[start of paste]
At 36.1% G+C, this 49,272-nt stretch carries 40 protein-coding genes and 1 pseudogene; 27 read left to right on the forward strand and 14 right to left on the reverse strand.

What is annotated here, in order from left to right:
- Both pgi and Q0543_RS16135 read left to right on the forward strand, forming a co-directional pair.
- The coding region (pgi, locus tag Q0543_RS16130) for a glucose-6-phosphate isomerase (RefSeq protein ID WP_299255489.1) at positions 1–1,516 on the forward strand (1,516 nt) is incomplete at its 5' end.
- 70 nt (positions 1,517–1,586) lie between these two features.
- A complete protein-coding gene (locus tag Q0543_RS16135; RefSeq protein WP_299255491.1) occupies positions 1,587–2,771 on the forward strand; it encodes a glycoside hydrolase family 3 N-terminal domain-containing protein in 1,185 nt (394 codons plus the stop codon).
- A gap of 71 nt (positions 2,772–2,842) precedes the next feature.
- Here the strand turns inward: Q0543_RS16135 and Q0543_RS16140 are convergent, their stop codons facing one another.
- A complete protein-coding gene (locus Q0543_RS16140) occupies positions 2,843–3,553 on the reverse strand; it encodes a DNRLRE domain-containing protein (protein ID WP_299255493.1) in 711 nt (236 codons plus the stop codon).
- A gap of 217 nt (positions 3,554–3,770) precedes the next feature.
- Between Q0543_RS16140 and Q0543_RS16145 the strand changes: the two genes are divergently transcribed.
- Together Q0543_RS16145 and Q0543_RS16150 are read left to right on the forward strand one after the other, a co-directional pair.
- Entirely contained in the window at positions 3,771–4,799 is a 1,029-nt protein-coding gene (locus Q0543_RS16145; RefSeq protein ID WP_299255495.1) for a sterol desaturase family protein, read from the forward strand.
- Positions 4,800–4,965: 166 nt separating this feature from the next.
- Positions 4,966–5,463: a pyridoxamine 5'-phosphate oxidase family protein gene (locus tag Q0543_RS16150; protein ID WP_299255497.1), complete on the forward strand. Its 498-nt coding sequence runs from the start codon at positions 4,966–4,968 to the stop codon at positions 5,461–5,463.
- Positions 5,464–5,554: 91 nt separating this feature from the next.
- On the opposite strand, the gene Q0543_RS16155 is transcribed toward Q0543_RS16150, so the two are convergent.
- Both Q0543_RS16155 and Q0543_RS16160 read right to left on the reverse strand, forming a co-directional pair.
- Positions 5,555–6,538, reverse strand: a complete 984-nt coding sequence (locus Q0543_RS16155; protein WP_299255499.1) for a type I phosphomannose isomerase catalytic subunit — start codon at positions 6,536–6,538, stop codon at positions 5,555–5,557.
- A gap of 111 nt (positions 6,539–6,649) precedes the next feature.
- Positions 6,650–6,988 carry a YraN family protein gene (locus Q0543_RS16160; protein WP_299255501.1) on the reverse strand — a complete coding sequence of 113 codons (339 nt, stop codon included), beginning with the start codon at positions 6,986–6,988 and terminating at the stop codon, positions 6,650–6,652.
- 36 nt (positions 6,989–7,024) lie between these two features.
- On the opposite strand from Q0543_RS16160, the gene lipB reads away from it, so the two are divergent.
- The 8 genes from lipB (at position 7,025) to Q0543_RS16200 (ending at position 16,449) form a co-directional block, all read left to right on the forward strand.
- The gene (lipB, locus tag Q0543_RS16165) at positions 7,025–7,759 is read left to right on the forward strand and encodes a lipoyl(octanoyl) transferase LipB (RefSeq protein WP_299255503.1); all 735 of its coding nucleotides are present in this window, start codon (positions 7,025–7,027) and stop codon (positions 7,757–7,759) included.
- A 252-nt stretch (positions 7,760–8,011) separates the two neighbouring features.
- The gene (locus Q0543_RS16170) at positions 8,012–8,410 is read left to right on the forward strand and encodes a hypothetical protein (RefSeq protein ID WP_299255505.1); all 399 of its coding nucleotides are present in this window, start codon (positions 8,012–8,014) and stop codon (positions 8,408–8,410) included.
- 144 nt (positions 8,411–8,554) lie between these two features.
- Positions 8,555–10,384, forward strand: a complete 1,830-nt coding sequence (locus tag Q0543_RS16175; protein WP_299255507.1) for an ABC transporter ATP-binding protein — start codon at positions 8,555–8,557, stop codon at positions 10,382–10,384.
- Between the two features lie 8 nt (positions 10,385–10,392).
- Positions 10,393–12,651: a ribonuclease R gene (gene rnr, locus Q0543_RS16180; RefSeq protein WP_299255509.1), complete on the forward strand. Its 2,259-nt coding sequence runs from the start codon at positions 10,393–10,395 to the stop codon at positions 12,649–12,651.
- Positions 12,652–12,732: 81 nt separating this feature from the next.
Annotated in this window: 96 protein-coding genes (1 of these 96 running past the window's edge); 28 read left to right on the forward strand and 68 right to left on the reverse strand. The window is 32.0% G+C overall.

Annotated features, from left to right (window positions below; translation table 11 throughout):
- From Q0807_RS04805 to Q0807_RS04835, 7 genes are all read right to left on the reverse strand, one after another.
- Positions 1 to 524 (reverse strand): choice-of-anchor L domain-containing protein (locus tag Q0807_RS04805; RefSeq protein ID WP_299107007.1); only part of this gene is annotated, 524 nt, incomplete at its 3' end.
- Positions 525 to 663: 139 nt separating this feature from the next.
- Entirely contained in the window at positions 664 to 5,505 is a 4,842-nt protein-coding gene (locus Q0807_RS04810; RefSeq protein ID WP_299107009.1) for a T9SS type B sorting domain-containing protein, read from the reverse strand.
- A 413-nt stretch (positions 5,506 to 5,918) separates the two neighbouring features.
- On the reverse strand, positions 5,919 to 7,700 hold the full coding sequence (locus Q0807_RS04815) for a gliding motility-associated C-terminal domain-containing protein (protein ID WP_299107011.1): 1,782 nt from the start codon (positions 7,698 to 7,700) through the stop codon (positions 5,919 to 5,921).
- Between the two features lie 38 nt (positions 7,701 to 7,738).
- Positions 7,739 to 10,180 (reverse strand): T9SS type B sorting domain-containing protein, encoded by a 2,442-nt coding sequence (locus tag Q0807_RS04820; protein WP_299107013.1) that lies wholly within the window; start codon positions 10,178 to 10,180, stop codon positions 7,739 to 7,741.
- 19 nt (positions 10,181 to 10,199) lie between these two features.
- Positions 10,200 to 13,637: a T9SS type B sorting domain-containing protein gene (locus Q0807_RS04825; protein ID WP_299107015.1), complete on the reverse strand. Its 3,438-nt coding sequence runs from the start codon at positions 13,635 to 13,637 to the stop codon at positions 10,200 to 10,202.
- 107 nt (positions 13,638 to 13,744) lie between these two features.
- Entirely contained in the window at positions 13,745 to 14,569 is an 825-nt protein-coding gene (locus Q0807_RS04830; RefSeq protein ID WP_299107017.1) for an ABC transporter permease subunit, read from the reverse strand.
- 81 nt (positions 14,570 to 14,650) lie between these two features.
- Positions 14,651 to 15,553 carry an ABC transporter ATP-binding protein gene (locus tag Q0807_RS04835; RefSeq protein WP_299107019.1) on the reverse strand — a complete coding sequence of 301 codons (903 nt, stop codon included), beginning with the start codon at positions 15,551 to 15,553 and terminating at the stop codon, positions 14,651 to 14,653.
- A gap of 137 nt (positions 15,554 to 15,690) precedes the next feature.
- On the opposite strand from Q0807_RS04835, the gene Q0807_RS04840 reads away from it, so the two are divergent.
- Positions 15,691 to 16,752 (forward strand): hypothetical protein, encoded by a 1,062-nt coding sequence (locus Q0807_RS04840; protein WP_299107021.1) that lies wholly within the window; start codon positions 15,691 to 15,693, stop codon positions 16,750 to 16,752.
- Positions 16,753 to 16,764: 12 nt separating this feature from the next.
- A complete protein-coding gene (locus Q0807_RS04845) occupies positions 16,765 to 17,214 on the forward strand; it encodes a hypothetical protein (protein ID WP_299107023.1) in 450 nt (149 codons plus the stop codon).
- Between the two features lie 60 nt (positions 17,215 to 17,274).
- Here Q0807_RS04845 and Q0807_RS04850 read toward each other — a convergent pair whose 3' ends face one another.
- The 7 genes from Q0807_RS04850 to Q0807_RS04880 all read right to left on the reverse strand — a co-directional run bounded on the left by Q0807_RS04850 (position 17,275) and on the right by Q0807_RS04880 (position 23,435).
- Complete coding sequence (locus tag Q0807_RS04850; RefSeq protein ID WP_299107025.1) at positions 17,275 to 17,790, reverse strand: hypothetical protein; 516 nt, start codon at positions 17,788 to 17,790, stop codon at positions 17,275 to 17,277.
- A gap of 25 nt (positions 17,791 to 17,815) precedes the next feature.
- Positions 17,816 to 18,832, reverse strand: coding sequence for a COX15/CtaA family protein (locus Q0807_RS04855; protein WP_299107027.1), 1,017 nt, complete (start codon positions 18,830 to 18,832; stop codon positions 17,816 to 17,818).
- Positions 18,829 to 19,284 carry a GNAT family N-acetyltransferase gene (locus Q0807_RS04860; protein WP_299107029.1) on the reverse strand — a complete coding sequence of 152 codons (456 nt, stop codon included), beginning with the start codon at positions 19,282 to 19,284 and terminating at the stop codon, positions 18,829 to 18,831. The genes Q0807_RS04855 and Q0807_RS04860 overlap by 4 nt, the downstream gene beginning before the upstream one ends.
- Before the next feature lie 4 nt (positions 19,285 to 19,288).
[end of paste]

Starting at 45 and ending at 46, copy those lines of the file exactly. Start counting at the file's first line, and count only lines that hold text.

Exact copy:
- 107 nt (positions 13,638 to 13,744) lie between these two features.
- Entirely contained in the window at positions 13,745 to 14,569 is an 825-nt protein-coding gene (locus Q0807_RS04830; RefSeq protein ID WP_299107017.1) for an ABC transporter permease subunit, read from the reverse strand.